Another week, another awesome chance to talk wrestling with all of you.
As always, a huge thank you to those who submitted questions.
You can join-in on the fun by using #AskNWW on Twitter, emailing me at email@example.com or by commenting on any of the posts on this site throughout the week.
Alright, let’s dig in!
From Brian Walters (via Twitter):
Let’s stick with the over/under game. Years until girls wrestling is a WIAA sport: O/U 3.5 years.
Hi Brian, thanks for another great question. They are always appreciated.
As I discussed with Jimmie Kaska of the Big 1070 in Madison this week (shameless plug), this a very popular topic.
I struggle to put an exact timeframe on this for two reasons:
- There are a lot of variables in this process.
- I am, admittedly, not as connected on the potential timeline of this as I should be.
Assuming your count of “years” begins with 2020, I’ll guess under. I think by 2023, girls wrestling will be a WIAA-sanctioned sport, if that is what those leading the charge desire.
That’s a point I didn’t really touch on in last week’s Q&A that I would like to float here.
To a fairly large extent, state championships for girls wrestling in Wisconsin are already happening. This is thanks, in large part, to the Wisconsin Wrestling Federation.
While I understand that, for better or worse, WIAA sanctioning seems to add credibility to a sport, I’m not entirely sure it is absolutely necessary.
Does girls wrestling have to be a school-sponsored, WIAA sport to be great? I don’t think so. But I completely get why that is the route many want to take in this instance.
I think the sport is going to continue to grow whether the WIAA hops on board or not. But if those in charge of girls wrestling in our state want sanctioning, they should absolutely pursue it.
Let me reach out to a couple people who know far more about this than I do and I’ll get circle back on this in a future post.
From Troy (via article comment)
It was clear tonight that Ohio State was controlling the ties preventing Wisconsin from getting to their offense.
It looked like Ohio State had the strength advantage at most of the weights. Do you know what Wisconsin’s lifting program looks like?
Hey Troy, thanks for reading and thank you for this question.
I’m going to start with the boring part of my answer: No, I am not privy to what Wisconsin’s weight training program looks like. I’m just aware they have one (which shouldn’t be news to anyone).
I will say, however, you are not the first person to bring this up. I had several people comment on the contrasts in “builds” of the wrestlers between Iowa and Wisconsin during that dual back in December.
While there are many cautionary tales about judging a book by its cover, it seemed pretty clear in both the Iowa and Ohio State duals that the non-UW wrestlers were just built differently than Wisconsin’s guys.
How much of that can be attributed to the lifting program? As an outsider, it’s hard to say exactly. But I think that’s part of it.
Keep in mind, this is only the second season of the Chris Bono regime. It takes time to implement these things, especially since there is a chance Wisconsin was already behind in that regard upon Bono’s arrival.
I look at a guy like Jared Krattiger and that’s the build I envision when I think of future Wisconsin wrestlers. The guy wrestled 182 in high school, hit the weights, put on a noticeable amount of muscle and now wrestles 174 at the college level, stronger than ever (at least in terms of appearance).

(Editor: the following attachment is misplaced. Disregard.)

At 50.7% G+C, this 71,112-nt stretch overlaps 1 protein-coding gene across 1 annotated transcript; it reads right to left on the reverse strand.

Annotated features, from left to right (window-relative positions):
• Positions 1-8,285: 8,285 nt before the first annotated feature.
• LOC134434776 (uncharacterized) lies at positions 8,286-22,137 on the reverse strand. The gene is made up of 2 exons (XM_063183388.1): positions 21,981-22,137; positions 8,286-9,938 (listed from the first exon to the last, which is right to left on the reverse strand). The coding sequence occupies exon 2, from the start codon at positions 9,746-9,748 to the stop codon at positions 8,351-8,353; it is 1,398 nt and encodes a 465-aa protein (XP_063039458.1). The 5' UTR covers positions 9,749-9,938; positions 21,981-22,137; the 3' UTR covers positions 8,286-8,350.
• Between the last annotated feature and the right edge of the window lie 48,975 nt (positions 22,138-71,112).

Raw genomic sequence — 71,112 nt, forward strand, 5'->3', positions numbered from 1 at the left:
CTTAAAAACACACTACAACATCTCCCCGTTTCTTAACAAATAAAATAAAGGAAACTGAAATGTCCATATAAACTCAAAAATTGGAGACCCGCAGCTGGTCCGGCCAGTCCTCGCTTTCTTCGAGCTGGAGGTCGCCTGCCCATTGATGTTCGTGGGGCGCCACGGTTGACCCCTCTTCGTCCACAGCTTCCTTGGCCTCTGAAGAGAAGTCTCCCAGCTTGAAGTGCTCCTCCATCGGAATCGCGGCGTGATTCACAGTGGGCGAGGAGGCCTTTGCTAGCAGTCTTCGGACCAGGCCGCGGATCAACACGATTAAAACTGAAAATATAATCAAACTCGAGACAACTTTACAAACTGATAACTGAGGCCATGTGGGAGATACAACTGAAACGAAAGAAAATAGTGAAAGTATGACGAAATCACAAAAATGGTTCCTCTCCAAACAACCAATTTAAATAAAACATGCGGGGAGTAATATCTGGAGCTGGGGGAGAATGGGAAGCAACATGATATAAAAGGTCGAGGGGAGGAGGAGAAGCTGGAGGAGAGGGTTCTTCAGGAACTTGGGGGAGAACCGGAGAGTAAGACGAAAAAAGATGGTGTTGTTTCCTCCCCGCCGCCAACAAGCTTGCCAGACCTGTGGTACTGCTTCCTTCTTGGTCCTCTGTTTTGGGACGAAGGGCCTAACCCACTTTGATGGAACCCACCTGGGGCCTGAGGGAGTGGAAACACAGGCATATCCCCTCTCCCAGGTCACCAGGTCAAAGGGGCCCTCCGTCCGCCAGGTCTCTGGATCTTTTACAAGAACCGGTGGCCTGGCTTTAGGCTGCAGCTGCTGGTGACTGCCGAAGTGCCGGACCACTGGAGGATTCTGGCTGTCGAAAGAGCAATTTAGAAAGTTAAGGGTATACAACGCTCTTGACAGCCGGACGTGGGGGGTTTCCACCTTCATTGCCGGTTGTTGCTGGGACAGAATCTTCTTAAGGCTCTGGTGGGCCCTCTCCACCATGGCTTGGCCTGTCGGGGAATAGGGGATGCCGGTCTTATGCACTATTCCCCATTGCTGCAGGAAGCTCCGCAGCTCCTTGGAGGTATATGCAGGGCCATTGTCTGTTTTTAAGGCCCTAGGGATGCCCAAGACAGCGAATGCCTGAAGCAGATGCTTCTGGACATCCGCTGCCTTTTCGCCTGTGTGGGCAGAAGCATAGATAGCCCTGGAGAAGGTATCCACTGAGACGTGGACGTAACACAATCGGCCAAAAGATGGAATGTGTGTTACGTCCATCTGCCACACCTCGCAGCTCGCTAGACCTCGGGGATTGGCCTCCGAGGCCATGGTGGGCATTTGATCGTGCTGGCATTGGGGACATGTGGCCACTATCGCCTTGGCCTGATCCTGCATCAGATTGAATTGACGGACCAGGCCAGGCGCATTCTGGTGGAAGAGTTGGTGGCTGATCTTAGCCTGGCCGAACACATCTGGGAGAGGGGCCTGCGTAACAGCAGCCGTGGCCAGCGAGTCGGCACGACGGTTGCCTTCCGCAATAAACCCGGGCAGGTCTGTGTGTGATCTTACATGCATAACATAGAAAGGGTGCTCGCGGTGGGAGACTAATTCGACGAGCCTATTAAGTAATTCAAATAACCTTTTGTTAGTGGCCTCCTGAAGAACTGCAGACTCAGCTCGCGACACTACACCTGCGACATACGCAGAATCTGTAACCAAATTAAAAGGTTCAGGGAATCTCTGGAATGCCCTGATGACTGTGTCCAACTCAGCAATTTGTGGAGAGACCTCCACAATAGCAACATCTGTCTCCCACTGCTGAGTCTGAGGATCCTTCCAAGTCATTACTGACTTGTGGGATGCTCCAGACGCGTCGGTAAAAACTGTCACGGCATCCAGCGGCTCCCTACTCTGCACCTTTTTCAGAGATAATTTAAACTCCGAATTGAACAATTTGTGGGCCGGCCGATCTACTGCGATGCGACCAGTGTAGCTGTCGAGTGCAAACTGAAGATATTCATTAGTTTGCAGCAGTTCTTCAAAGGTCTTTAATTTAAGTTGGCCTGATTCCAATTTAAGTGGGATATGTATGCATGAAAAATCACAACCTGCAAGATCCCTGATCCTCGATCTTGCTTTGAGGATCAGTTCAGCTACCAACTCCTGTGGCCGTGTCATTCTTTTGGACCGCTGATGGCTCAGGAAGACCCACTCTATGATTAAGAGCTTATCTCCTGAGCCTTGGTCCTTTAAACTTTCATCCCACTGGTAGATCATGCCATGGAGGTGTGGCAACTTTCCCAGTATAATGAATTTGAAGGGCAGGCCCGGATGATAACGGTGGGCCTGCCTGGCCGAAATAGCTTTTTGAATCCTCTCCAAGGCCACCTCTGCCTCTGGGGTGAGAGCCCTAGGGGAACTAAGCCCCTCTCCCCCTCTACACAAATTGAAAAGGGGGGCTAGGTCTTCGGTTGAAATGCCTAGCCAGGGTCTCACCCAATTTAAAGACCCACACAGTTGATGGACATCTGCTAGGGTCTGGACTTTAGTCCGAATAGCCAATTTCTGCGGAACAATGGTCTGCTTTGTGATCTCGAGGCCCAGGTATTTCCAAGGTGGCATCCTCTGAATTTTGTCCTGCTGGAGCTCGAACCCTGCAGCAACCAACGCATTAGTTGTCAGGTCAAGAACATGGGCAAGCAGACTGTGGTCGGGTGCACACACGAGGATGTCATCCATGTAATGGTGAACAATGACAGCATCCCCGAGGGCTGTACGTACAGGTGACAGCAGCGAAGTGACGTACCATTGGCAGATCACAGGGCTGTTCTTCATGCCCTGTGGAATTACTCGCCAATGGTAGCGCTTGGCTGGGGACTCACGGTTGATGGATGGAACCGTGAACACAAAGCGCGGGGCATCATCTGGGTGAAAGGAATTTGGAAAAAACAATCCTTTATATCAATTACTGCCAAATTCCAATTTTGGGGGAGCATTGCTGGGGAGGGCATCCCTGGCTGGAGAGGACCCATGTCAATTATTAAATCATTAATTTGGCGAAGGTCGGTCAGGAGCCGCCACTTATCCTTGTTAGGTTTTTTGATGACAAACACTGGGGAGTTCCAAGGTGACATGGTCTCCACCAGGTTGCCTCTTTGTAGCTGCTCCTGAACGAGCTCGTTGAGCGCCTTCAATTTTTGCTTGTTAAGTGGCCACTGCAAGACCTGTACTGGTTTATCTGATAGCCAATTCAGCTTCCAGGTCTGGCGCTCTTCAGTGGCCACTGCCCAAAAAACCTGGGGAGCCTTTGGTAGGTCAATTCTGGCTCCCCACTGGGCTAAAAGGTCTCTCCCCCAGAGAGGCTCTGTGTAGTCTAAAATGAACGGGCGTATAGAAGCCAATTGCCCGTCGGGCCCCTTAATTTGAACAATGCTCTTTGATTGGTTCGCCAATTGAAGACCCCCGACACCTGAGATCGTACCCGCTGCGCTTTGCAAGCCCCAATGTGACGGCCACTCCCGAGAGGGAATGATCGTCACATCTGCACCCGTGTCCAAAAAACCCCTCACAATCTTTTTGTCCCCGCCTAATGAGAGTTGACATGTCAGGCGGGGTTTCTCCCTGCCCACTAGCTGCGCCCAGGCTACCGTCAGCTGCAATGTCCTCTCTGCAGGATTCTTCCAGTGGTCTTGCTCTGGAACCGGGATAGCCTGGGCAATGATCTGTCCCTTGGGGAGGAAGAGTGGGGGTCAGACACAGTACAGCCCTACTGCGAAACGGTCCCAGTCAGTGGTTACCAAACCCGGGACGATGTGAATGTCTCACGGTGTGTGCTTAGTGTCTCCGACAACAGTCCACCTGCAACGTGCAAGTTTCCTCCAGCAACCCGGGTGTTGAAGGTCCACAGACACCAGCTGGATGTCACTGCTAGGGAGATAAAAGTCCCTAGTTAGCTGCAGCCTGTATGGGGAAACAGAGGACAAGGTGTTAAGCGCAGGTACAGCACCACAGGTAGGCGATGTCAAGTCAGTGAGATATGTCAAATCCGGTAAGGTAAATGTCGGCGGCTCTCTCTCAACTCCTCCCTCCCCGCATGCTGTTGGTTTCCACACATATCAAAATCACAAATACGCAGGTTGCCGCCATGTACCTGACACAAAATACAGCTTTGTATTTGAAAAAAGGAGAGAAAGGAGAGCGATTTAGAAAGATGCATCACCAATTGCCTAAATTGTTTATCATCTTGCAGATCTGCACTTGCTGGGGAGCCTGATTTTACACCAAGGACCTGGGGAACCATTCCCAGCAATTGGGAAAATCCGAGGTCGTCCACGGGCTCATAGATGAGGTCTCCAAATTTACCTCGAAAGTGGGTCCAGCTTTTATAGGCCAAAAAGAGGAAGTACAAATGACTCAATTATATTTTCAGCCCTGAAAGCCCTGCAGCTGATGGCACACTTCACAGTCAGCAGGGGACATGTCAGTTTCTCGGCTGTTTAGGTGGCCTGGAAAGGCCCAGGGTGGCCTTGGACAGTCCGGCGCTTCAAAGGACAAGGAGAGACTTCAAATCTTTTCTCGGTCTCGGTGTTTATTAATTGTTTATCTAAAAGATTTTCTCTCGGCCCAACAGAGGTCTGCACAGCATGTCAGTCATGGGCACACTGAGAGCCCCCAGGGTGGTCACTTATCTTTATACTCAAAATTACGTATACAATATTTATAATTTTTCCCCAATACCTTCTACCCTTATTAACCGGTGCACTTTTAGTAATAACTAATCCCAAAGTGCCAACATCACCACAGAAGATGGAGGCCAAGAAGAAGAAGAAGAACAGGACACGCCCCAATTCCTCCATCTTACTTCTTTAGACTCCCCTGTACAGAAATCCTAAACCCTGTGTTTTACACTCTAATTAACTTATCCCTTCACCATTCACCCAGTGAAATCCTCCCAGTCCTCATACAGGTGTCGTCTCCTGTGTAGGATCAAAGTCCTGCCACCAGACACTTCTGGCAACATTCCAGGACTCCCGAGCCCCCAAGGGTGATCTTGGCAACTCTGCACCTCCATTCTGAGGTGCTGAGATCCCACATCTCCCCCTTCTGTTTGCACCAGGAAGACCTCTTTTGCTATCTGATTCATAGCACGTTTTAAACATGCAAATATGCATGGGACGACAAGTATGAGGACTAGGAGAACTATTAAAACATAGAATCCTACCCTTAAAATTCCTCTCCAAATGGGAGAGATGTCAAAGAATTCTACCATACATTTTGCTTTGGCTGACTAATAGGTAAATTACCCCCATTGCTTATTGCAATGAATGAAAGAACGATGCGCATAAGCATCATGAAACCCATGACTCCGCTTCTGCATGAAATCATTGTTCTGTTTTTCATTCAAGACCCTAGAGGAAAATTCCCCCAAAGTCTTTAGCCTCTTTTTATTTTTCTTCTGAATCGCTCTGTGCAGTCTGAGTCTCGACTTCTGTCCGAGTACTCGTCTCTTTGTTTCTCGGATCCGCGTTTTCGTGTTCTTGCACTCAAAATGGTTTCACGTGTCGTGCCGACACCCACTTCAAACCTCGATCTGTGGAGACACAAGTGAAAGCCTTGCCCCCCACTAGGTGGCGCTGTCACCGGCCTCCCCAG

Rest assured, there is plenty of work happening in that weight room. It’s just going to take some time for Bono and his staff to shape the program as they see fit, both literally and figuratively.
From Luke Louison (via Twitter)
Was Sebastian getting pulled throwing up the white flag Friday night? What would it have taken to get him to wrestle?
Thanks for the question, Luke. And thanks for letting me add this to the hopper for this week’s Q&A.
Full disclosure: I am paraphrasing this question from a Twitter conversation Luke and I had last night that I wanted to bring to light here.
So, to quickly rehash the situation, Wisconsin was trailing Ohio State 14-10 last night heading into the match at 184 pounds. This was one of three bouts remaining in the dual.
Redshirt freshman Tyler Dow got the starting nod against OSU’s Rocky Jordan rather than sixth-year senior No. 13 Johnny Sebastian.
Dow got teched and it all but sealed the dual for the Buckeyes.
OK, now that we’re all caught up, I had the same thought as I watched the dual last night.
Not to single the guy out, but Sebastian not wrestling was at least an eight-point swing in the dual score as far as I’m concerned. Assuming 197 would have played out the same way (an OSU win by tech) the dual victory still could have potentially been in reach, if Sebastian wrestled.
As poorly as things went for UW in the middle matches last night, there was still a path to victory. But that path undoubtedly included Sebastian.
However, Sebastian has been on a pitch count most of the year due to his extensive injury history.
To answer your question, I don’t think this was UW throwing up the white flag. Here’s what Bono said after the match:
“Man, we just have to get him (Sebastian) healthy. He’s healthy, but we need him 100 percent. I’m not putting him out there 80, 90, 98, 99 percent. At some point, when your shoulders or your knees are a little sore, I’m not risking him.
The goal at the beginning of the year was 100 percent health by March. And that’s what we’re doing, even if it costs us a couple matches during the season. The kid deserves to be healthy in March and that’s what we’re doing.”
My read on that is: Sebastian was not going to partake in yesterday’s festivities, regardless of the score.
I’ll let all of you draw your own conclusions.